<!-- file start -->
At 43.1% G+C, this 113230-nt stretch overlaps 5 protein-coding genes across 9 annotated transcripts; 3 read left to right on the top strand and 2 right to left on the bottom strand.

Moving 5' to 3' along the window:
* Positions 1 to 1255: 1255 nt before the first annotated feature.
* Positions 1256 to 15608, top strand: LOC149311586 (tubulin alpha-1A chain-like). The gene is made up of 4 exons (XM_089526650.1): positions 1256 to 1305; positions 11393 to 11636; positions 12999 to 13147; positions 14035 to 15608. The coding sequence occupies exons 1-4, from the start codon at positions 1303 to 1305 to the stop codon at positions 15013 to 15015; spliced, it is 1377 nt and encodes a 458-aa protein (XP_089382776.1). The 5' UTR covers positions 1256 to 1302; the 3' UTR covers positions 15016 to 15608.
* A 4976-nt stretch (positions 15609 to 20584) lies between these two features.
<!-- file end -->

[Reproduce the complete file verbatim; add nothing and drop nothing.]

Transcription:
At 43.1% G+C, this 113230-nt stretch overlaps 5 protein-coding genes across 9 annotated transcripts; 3 read left to right on the top strand and 2 right to left on the bottom strand.

Moving 5' to 3' along the window:
* Positions 1 to 1255: 1255 nt before the first annotated feature.
* Positions 1256 to 15608, top strand: LOC149311586 (tubulin alpha-1A chain-like). The gene is made up of 4 exons (XM_089526650.1): positions 1256 to 1305; positions 11393 to 11636; positions 12999 to 13147; positions 14035 to 15608. The coding sequence occupies exons 1-4, from the start codon at positions 1303 to 1305 to the stop codon at positions 15013 to 15015; spliced, it is 1377 nt and encodes a 458-aa protein (XP_089382776.1). The 5' UTR covers positions 1256 to 1302; the 3' UTR covers positions 15016 to 15608.
* A 4976-nt stretch (positions 15609 to 20584) lies between these two features.